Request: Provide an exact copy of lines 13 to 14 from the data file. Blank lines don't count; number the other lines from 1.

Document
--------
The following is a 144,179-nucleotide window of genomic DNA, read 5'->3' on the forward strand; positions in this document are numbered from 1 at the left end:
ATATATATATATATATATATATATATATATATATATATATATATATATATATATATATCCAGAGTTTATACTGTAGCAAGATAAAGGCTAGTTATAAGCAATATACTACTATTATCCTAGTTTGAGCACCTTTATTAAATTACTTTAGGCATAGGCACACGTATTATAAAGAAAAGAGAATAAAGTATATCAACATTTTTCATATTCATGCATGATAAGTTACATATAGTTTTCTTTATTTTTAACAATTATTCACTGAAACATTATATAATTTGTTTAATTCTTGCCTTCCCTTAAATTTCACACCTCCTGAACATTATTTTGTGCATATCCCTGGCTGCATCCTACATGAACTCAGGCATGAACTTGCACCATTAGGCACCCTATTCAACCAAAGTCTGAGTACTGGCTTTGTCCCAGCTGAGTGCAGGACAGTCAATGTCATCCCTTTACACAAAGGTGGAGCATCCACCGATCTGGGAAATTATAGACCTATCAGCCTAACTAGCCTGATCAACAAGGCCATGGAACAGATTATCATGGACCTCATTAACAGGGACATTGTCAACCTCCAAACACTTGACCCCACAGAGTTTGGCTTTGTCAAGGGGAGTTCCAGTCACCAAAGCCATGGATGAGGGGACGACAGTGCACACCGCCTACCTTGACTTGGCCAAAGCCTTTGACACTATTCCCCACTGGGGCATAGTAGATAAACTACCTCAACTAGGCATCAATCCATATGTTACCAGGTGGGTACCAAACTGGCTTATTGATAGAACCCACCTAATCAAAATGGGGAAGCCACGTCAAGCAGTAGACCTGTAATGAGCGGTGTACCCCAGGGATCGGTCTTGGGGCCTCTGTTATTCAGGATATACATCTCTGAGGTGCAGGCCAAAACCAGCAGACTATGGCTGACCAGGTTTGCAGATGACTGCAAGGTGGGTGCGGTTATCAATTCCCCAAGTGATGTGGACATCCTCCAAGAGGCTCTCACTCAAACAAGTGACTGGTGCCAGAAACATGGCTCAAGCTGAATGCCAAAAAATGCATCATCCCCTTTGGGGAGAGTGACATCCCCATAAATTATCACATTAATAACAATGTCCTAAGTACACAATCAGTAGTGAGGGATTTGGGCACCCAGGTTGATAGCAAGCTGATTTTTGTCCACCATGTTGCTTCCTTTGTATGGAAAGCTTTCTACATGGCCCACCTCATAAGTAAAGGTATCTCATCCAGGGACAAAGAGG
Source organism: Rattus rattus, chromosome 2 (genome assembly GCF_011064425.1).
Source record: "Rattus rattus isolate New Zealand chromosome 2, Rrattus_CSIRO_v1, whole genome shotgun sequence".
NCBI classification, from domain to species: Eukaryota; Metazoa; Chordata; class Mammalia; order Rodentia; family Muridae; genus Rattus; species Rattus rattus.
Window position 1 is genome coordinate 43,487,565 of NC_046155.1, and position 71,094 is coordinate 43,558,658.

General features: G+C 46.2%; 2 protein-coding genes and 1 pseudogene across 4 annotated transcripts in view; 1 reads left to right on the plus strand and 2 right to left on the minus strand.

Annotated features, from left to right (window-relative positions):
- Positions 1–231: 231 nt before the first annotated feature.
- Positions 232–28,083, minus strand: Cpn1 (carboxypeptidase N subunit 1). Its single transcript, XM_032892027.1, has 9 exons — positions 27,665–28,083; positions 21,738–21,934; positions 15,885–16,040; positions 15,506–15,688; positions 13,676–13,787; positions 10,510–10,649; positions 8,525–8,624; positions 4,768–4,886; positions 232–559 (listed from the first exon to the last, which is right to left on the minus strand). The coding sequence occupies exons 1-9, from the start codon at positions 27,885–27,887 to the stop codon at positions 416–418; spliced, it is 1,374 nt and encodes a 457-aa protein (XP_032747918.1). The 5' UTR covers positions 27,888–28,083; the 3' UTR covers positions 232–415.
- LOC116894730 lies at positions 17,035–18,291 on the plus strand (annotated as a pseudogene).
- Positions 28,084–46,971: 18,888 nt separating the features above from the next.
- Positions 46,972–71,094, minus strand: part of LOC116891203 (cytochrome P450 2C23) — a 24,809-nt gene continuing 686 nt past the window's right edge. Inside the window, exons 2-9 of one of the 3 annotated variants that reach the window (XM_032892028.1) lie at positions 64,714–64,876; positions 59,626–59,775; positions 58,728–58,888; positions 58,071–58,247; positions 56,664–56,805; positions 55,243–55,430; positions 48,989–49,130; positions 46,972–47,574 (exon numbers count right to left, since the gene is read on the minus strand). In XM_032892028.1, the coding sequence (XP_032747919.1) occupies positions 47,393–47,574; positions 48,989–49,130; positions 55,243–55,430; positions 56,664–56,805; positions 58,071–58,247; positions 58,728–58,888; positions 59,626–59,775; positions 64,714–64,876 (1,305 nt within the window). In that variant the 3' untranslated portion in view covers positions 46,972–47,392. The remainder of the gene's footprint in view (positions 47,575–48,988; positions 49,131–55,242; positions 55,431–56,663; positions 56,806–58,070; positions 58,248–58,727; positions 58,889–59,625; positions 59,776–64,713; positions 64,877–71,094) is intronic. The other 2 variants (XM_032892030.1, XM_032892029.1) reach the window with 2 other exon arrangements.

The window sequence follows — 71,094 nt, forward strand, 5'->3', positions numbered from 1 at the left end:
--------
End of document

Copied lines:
- Positions 46,972–71,094, minus strand: part of LOC116891203 (cytochrome P450 2C23) — a 24,809-nt gene continuing 686 nt past the window's right edge. Inside the window, exons 2-9 of one of the 3 annotated variants that reach the window (XM_032892028.1) lie at positions 64,714–64,876; positions 59,626–59,775; positions 58,728–58,888; positions 58,071–58,247; positions 56,664–56,805; positions 55,243–55,430; positions 48,989–49,130; positions 46,972–47,574 (exon numbers count right to left, since the gene is read on the minus strand). In XM_032892028.1, the coding sequence (XP_032747919.1) occupies positions 47,393–47,574; positions 48,989–49,130; positions 55,243–55,430; positions 56,664–56,805; positions 58,071–58,247; positions 58,728–58,888; positions 59,626–59,775; positions 64,714–64,876 (1,305 nt within the window). In that variant the 3' untranslated portion in view covers positions 46,972–47,392. The remainder of the gene's footprint in view (positions 47,575–48,988; positions 49,131–55,242; positions 55,431–56,663; positions 56,806–58,070; positions 58,248–58,727; positions 58,889–59,625; positions 59,776–64,713; positions 64,877–71,094) is intronic. The other 2 variants (XM_032892030.1, XM_032892029.1) reach the window with 2 other exon arrangements.

The window sequence follows — 71,094 nt, forward strand, 5'->3', positions numbered from 1 at the left end: